American Culture

Who helped me become me?

I am 62 years old.

More than 40 years ago, I met Dick Dils. He became my climbing partner for two decades and friend. He taught me about the wise assessment of risk in life.

I met Joseph Hartshorn, a geology professor at UMass. Ever since, I could only bring myself to address him as “Dr. Hartshorn,” never “Joe.” He taught me to observe and listen to life around me with great care.

I met Bob Dolan. He became the editor of my hometown newspaper at which I worked for 20 years. He taught me much of what I now teach to my journalism students. He taught me to pay attention to the smallest details.

Within the past few weeks, I learned Dick, Dr. Hartshorn, and Bob died.

It is a normal but stressful fact of life: I am at the age where mentors met young die. But these three long ago left a sage residue in a forming mind that eventually matured into a principled guide for behavior, attitude, and opinion.

For several days, I grieved, albeit selfishly. What was to become of me without their ready, unselfish counsel?

For more days, I wondered which mentor, which hero, would die next? It was a frustrating, fatalistic, self-centered exercise. But it made me take account of who most helped me become me. It’s not a long list, perhaps a dozen friends and mentors beyond my parents.

I am applying for promotion at my university. I’ve sought letters of support from my own students 40 years my junior who have graduated over the past dozen years. As I learned of the deaths of my long-ago mentors, these letters have begun to arrive.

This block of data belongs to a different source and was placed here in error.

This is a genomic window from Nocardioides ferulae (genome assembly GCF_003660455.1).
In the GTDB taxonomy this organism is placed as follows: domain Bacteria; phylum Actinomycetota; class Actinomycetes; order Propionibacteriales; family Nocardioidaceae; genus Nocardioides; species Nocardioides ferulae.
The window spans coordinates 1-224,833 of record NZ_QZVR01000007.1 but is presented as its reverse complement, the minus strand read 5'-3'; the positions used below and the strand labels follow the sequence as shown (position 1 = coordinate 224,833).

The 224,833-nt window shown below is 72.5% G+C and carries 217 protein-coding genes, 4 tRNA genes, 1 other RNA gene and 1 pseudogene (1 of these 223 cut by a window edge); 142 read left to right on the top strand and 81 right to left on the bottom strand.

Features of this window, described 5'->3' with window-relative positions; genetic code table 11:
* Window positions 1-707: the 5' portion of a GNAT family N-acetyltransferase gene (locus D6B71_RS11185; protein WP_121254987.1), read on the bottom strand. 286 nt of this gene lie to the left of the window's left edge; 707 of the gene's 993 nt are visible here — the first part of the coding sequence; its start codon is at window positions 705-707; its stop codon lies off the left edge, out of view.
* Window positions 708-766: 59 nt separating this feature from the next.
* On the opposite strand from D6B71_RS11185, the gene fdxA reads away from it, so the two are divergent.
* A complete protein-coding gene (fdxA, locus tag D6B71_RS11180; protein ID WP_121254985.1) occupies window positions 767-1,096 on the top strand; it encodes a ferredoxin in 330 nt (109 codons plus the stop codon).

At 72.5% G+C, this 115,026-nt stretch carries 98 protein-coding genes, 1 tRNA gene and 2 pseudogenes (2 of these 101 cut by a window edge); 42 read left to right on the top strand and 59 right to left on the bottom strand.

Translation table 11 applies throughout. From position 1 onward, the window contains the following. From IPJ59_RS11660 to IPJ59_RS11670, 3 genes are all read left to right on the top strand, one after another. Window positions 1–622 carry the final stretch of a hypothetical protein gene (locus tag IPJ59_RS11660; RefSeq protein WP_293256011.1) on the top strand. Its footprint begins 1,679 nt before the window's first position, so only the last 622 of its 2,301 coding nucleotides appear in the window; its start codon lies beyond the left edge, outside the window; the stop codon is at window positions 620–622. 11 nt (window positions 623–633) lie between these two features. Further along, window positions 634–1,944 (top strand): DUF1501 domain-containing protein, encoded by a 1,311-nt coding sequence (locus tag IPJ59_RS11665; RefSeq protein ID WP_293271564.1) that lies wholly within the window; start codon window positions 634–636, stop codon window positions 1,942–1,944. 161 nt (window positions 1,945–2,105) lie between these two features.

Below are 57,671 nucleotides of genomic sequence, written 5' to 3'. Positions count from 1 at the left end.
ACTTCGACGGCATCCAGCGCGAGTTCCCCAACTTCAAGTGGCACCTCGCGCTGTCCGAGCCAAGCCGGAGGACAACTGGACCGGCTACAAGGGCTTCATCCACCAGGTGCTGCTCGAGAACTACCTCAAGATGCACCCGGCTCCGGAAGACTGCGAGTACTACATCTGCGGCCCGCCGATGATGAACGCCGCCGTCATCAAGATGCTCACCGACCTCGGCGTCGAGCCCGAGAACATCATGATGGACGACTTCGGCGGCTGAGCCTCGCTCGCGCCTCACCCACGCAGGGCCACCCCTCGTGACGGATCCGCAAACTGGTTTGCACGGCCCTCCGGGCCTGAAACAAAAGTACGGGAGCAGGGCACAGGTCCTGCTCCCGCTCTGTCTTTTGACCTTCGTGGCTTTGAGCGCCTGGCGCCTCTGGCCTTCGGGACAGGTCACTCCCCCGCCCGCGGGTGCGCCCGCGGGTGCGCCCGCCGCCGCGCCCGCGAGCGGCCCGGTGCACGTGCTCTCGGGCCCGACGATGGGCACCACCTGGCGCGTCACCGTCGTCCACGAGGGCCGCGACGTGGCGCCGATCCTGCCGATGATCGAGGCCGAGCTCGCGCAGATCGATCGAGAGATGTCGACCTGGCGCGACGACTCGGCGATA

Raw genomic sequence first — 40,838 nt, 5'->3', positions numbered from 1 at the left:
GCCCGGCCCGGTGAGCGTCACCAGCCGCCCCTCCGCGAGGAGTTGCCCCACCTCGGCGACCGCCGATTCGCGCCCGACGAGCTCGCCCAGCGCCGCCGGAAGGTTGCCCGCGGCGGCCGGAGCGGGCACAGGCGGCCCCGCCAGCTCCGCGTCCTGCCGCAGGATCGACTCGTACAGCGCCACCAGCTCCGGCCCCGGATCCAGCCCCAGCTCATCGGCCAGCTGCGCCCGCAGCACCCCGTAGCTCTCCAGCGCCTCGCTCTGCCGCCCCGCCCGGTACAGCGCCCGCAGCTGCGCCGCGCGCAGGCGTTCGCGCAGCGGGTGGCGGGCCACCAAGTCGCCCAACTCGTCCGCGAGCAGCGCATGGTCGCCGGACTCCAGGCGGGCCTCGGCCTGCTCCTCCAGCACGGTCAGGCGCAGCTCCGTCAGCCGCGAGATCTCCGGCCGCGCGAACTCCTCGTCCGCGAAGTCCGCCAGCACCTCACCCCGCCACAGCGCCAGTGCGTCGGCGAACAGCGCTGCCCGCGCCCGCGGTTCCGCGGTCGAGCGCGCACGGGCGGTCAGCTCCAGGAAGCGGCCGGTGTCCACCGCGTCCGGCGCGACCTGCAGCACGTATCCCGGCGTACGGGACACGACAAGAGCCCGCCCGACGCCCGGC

My students have laced their letters with anecdotes and remembrances of their time in my courses, of the moments when what I taught stuck with them. One wrote that “Dr. Denny has become a voice in my head …” The letters, in varying language, echoed her words. It has been a humbling experience, reading these letters.

Well, they’ll outlive me, as I outlived Dick, Dr. Hartshorn, and Bob.

But as I pray that these three men find their heavenly reward, I realize their passing is only that.

They haven’t stopped talking to me. They never will. They remain voices in my head, teaching me how to cope with every damn thing life throws at me. How ironic that a professor holding a surfeit of academic degrees could not figure that out that simple truth by himself.

I have to describe my teaching philosophy in my application for promotion. The pedagogical gibberish I’ve been writing will be thrown out and replaced with this: to become a voice in a student’s head.

That’s a damn good goal for a prof, don’t you think?

Categories: American Culture, Education

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5 replies »

  1. it is Dr. D. At least you, as a professor have had and will continue to have ‘the audience’ to impart. for those of us who are not in any field of consequence, we have the ‘important’ job of teaching our kids. I feel somewhat ambivalent about it as I have many opinions and insights I wished I could share with more than just my kids. Heck, as kids go they don’t and not always will consider it worthwhile hearing. I do think you’re not that selfish to be grieving the loss of mentors.. consider yourself lucky to have had them.
    Recently, I read a quote by a singer who, after finding herself in her mid 40s, figuring that she had to become a mentor herself as she just was ‘too old’ to be among the young vieing for attention.